Jewel of Persia
How can she love the king of kings without forsaking her Lord of lords?
Kasia grew up in a poor Jewish home with more siblings than luxuries. But when a chance encounter forces her to the palace of Xerxes, she becomes a concubine to the richest man in the world. She alone, of all Xerxes’ wives, loves the man beneath the crown. She alone, of all his wives, holds the heart of the king of kings.
Traveling with Xerxes through Europe as he mounts a war against Greece, Kasia knows enemies surround her, but they’re not the Spartans or Athenians. The threat lies with those close to the king who hate her people. She determines to put her trust in Jehovah–even if it costs her her marriage.
Years of prayers are answered when Kasia’s childhood friend arrives at the palace after the war, but even as she determines to see Esther crowned in place of the bloodthirsty former queen, she knows the true battle is far from over. How far will her enemies go to see her undone?
Combining the biblical account of Esther with Herodotus’s Histories, Jewel of Persia is the story of a love that nearly destroys an empire . . . and the friendship that saves a nation.
Other Biblical Fiction
1.) Kasia’s chance encounter at the beginning of the book leaves her with what Esther calls “a romantic story.” How would you have reacted if in that romantic story? Have you ever had an “at first sight” moment, whether it be love, infatuation, or instant connection with a friend?
2.) Have you ever paused to consider what Esther would have been like as a girl? Did anything about this fictional approach to her surprise you?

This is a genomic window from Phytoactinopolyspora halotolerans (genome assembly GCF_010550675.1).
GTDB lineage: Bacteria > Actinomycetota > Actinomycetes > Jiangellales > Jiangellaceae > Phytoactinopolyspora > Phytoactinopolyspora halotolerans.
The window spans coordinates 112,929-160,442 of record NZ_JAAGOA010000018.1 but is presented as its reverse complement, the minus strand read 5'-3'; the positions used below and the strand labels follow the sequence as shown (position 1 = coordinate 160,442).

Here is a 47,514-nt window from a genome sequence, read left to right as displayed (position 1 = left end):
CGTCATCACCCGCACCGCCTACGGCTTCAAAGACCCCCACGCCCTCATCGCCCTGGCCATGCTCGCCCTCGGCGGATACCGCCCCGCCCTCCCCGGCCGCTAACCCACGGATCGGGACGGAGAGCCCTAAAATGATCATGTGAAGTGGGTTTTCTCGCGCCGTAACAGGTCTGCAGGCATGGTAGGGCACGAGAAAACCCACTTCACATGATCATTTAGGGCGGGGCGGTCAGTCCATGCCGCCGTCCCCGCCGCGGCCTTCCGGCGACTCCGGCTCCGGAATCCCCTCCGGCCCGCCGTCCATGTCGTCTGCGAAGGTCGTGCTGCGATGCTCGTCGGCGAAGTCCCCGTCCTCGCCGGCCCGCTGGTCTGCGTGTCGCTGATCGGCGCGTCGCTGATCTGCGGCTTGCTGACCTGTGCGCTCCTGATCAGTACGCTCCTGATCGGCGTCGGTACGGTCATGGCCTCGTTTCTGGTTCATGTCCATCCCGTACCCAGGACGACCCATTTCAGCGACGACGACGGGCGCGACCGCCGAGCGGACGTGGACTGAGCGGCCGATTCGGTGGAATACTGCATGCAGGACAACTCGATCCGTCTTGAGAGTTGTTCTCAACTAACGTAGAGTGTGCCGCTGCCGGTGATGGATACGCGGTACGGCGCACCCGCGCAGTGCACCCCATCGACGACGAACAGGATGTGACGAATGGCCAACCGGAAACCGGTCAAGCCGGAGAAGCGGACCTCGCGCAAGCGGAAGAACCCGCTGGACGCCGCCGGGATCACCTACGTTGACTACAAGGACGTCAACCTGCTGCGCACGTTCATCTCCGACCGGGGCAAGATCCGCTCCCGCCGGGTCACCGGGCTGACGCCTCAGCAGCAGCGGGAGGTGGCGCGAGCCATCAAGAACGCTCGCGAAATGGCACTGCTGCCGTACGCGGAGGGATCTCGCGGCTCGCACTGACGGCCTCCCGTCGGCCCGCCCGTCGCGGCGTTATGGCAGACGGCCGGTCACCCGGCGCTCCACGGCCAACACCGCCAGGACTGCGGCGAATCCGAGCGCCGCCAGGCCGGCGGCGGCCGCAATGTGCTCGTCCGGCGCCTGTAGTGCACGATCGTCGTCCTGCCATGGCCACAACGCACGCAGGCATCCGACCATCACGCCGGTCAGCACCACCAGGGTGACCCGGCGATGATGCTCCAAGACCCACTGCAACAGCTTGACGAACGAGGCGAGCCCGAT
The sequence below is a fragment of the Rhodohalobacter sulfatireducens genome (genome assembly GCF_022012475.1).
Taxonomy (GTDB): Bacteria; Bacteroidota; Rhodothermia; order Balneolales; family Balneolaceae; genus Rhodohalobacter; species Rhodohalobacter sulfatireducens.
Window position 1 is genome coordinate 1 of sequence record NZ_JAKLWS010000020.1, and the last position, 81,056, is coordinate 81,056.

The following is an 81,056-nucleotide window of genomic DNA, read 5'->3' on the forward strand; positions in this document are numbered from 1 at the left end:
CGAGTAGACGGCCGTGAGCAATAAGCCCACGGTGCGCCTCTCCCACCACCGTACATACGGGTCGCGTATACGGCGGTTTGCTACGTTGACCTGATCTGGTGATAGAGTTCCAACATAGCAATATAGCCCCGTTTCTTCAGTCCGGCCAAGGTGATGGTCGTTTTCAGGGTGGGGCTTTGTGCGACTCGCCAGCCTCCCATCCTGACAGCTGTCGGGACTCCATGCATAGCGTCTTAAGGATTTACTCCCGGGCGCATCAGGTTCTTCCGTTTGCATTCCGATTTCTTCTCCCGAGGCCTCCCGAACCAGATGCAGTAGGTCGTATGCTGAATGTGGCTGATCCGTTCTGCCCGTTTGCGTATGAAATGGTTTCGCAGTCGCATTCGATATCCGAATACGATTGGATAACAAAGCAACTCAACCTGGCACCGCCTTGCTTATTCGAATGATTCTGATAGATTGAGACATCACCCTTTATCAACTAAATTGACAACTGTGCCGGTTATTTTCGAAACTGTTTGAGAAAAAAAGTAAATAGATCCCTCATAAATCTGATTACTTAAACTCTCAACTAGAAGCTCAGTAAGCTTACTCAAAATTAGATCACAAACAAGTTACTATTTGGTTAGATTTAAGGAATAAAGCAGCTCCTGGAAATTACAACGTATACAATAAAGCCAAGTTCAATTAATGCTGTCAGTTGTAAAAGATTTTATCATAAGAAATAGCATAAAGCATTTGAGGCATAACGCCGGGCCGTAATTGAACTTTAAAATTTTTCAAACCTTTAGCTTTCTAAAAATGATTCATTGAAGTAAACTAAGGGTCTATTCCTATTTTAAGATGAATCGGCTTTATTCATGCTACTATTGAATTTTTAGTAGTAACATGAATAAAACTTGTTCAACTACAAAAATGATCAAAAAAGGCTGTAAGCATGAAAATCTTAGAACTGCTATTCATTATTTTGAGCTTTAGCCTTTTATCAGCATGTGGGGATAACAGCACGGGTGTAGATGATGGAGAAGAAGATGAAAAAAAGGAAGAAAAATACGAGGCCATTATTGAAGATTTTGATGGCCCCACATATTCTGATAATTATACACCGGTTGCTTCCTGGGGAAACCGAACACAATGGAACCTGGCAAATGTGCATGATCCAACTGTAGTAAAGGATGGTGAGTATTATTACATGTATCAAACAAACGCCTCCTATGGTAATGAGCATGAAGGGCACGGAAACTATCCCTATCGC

3.) Is Mordecai what you expected him to be?
4.) Do you like Xerxes? Why or why not?
5.) What would you do if you found yourself part of harem life?
6.) Prayer plays a crucial part in the lives of Kasia and Mordecai. Have you ever seen the Lord respond to prayer like they did?
7.) Is Amestris justified in her response to Kasia and the situation with the torc?
8.) Is there a special object that has great meaning to you and your spouse? Or perhaps an heirloom in your family with a story attached?
9.) Kasia’s headstrong outspokenness is both a blessing and a curse. What character trait do you have that leads you both into trouble and out of it?
10.) Do bursts of temper and passion amuse you or appall you?
11.) If you were Xerxes, how would you have reacted to the events during the Day of Darkness in Sardis?
12.) Which deity the characters put their faith in plays a big role in how they interpret the events that transpire. Do you believe things like this can still happen today? And if they did, would you attribute them to God or another power?
13.) As part of the New Testament church, we have certain views and understandings of the Holy Spirit. How did this portrayal of the Old Testament Spirit challenge or line up with your beliefs?
14.) Have you ever chosen not to pray for someone? What happened?
15.) Zechariah makes a series of poor decisions that nevertheless play into the plan of God. How has the Lord turned your mistakes into victories for His cause?
16.) Is your faith stronger when all is going well, or when the storms are raging around you?
17.) The affair that rips apart the royal family is a documented fact of Persian history, though the motivation is fictional. Why do you think Xerxes would have done such a thing? How far-reaching do you think the consequences would have been?
18.) How has Esther grown throughout the book? By the time she joins the harem, is she the Esther you expect from the Bible? Does she grow more while there?
19.) Kasia makes a decision to forgive for the sakes of Esther and Xerxes. Could you have done the same in that situation?
20.) Though before the time of Christ, salvation plays a key role in the theme of this book. How do the ideas of it differ from or strengthen the New Testament realization of salvation?
Most of my research for Jewel of Persia combined the biblical account of Esther with Histories by Herodotus. I compiled the most interesting facts and discoveries into a Companion Guide for my readers. If you’d like either a PDF or Word version of the Guide, just shoot me an email.